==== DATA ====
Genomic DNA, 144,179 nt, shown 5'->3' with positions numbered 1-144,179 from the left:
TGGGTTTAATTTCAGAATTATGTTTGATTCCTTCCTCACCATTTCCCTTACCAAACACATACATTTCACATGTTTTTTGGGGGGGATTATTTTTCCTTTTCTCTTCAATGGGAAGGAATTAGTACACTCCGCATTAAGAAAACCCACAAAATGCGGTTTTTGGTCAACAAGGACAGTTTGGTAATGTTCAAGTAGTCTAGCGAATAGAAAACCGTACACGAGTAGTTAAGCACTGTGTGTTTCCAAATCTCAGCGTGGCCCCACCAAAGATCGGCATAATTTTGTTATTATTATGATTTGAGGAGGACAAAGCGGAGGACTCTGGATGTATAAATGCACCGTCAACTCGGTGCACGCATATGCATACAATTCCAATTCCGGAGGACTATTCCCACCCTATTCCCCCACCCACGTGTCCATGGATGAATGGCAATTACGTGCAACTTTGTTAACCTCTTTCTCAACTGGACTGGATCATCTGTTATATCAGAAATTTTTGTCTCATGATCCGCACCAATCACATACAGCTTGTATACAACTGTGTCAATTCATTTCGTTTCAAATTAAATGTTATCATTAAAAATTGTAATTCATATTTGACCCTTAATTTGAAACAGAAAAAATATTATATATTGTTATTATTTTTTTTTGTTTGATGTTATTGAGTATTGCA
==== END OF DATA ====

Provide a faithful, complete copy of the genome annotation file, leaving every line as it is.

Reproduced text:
Genomic DNA, 144,179 nt, shown 5'->3' with positions numbered 1-144,179 from the left:
TGGGTTTAATTTCAGAATTATGTTTGATTCCTTCCTCACCATTTCCCTTACCAAACACATACATTTCACATGTTTTTTGGGGGGGATTATTTTTCCTTTTCTCTTCAATGGGAAGGAATTAGTACACTCCGCATTAAGAAAACCCACAAAATGCGGTTTTTGGTCAACAAGGACAGTTTGGTAATGTTCAAGTAGTCTAGCGAATAGAAAACCGTACACGAGTAGTTAAGCACTGTGTGTTTCCAAATCTCAGCGTGGCCCCACCAAAGATCGGCATAATTTTGTTATTATTATGATTTGAGGAGGACAAAGCGGAGGACTCTGGATGTATAAATGCACCGTCAACTCGGTGCACGCATATGCATACAATTCCAATTCCGGAGGACTATTCCCACCCTATTCCCCCACCCACGTGTCCATGGATGAATGGCAATTACGTGCAACTTTGTTAACCTCTTTCTCAACTGGACTGGATCATCTGTTATATCAGAAATTTTTGTCTCATGATCCGCACCAATCACATACAGCTTGTATACAACTGTGTCAATTCATTTCGTTTCAAATTAAATGTTATCATTAAAAATTGTAATTCATATTTGACCCTTAATTTGAAACAGAAAAAATATTATATATTGTTATTATTTTTTTTTGTTTGATGTTATTGAGTATTGCA